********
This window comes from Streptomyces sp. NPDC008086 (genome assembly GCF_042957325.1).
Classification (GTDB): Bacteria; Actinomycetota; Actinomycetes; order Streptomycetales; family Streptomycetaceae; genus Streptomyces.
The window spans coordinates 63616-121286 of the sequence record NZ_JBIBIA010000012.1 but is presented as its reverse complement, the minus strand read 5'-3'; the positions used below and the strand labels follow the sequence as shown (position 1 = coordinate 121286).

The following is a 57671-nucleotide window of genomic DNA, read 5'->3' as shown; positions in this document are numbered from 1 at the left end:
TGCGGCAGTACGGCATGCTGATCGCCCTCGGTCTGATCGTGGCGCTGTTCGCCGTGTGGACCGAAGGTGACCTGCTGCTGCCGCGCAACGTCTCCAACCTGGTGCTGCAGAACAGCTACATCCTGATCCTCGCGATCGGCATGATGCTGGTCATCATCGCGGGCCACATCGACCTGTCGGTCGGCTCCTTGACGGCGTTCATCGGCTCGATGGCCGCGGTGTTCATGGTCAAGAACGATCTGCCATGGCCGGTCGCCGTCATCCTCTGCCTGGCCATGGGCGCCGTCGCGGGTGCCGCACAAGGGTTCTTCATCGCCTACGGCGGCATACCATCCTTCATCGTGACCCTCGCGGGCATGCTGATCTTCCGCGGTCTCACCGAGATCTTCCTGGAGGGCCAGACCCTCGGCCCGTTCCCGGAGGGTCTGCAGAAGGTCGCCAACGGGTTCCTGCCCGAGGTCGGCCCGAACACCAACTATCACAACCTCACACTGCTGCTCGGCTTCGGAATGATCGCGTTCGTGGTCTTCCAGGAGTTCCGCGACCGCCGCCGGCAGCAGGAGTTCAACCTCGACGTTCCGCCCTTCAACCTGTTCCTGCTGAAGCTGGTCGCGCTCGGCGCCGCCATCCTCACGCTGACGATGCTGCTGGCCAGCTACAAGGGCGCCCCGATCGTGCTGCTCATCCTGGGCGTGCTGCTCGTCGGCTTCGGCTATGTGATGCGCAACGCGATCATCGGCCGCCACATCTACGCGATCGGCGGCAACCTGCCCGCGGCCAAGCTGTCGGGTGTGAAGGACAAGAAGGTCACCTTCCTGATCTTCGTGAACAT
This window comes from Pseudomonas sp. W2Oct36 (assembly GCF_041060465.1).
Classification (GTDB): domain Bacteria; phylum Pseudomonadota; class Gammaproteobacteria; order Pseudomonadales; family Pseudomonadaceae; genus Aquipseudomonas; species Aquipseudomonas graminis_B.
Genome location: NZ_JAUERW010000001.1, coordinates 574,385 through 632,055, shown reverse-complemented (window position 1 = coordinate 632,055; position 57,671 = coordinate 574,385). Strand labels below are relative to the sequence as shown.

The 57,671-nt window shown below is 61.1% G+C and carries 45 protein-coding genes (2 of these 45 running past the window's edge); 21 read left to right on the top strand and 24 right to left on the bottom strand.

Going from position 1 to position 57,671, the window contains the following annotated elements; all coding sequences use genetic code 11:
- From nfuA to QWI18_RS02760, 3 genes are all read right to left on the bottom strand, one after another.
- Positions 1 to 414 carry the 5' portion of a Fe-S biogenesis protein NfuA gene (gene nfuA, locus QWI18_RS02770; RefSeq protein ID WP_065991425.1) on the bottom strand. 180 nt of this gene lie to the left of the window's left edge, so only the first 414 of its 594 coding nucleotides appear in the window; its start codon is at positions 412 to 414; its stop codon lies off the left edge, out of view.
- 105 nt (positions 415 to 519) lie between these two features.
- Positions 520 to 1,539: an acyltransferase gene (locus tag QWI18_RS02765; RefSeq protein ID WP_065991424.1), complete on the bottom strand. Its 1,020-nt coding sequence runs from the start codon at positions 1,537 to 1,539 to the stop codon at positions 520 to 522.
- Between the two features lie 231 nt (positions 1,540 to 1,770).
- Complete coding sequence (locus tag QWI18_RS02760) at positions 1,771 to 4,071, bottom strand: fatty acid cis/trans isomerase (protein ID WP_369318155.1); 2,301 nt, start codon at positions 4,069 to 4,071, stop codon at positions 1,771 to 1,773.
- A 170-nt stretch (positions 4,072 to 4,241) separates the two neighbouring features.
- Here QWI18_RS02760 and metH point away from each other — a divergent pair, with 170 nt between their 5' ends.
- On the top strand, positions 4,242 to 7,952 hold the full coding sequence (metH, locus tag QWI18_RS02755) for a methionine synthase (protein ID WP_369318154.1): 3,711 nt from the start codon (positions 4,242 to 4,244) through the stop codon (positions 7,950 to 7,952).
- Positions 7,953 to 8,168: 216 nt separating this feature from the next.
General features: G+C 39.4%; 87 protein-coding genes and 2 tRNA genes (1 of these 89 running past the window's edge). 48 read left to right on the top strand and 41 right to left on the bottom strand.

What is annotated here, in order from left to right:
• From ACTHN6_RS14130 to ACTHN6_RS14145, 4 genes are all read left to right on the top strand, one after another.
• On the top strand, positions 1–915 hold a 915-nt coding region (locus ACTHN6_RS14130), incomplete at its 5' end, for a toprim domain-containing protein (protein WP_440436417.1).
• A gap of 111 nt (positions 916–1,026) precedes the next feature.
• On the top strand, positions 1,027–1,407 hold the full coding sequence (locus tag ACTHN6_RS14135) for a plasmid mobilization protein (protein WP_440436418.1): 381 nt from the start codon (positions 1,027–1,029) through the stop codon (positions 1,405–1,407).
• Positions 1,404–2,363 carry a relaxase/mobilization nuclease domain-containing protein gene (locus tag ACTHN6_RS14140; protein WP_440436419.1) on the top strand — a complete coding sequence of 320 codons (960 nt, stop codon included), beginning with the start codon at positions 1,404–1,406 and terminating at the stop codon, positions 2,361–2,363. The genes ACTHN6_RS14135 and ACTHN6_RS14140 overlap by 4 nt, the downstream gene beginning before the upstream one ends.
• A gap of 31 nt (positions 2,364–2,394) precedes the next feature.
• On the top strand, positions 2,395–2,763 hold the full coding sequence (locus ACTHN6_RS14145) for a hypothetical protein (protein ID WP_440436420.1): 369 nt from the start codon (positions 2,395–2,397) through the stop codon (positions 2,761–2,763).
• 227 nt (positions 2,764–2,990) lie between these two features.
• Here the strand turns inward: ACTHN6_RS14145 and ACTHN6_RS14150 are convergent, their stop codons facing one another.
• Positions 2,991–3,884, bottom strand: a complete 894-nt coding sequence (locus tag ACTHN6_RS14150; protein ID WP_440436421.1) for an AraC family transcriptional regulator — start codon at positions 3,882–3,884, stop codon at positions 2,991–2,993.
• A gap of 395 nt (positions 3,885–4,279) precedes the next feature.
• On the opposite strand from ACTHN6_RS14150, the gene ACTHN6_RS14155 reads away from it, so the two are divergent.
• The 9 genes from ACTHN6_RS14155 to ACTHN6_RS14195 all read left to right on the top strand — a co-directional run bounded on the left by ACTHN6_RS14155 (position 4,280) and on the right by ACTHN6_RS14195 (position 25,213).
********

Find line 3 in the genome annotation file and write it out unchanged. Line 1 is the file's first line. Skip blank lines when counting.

The window spans coordinates 63616-121286 of the sequence record NZ_JBIBIA010000012.1 but is presented as its reverse complement, the minus strand read 5'-3'; the positions used below and the strand labels follow the sequence as shown (position 1 = coordinate 121286).